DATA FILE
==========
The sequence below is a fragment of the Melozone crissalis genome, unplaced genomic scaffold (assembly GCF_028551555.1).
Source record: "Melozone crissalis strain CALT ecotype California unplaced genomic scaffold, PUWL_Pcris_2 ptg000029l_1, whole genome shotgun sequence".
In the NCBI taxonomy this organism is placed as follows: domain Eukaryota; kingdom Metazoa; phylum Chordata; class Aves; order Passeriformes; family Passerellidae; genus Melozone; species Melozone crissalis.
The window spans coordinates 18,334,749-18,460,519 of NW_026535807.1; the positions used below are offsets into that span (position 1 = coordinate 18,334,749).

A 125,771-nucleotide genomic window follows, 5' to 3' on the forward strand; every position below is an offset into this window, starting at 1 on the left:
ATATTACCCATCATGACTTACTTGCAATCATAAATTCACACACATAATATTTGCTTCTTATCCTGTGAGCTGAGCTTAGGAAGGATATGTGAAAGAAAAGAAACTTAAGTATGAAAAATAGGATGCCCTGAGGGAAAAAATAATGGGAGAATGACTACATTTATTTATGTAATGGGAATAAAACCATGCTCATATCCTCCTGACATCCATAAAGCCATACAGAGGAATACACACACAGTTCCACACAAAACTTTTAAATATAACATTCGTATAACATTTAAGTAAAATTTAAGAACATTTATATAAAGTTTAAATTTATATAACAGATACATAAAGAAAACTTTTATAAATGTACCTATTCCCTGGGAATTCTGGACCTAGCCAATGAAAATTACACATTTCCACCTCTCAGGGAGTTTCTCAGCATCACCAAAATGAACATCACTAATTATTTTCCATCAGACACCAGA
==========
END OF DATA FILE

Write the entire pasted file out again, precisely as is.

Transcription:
The sequence below is a fragment of the Melozone crissalis genome, unplaced genomic scaffold (assembly GCF_028551555.1).
Source record: "Melozone crissalis strain CALT ecotype California unplaced genomic scaffold, PUWL_Pcris_2 ptg000029l_1, whole genome shotgun sequence".
In the NCBI taxonomy this organism is placed as follows: domain Eukaryota; kingdom Metazoa; phylum Chordata; class Aves; order Passeriformes; family Passerellidae; genus Melozone; species Melozone crissalis.
The window spans coordinates 18,334,749-18,460,519 of NW_026535807.1; the positions used below are offsets into that span (position 1 = coordinate 18,334,749).

A 125,771-nucleotide genomic window follows, 5' to 3' on the forward strand; every position below is an offset into this window, starting at 1 on the left:
ATATTACCCATCATGACTTACTTGCAATCATAAATTCACACACATAATATTTGCTTCTTATCCTGTGAGCTGAGCTTAGGAAGGATATGTGAAAGAAAAGAAACTTAAGTATGAAAAATAGGATGCCCTGAGGGAAAAAATAATGGGAGAATGACTACATTTATTTATGTAATGGGAATAAAACCATGCTCATATCCTCCTGACATCCATAAAGCCATACAGAGGAATACACACACAGTTCCACACAAAACTTTTAAATATAACATTCGTATAACATTTAAGTAAAATTTAAGAACATTTATATAAAGTTTAAATTTATATAACAGATACATAAAGAAAACTTTTATAAATGTACCTATTCCCTGGGAATTCTGGACCTAGCCAATGAAAATTACACATTTCCACCTCTCAGGGAGTTTCTCAGCATCACCAAAATGAACATCACTAATTATTTTCCATCAGACACCAGA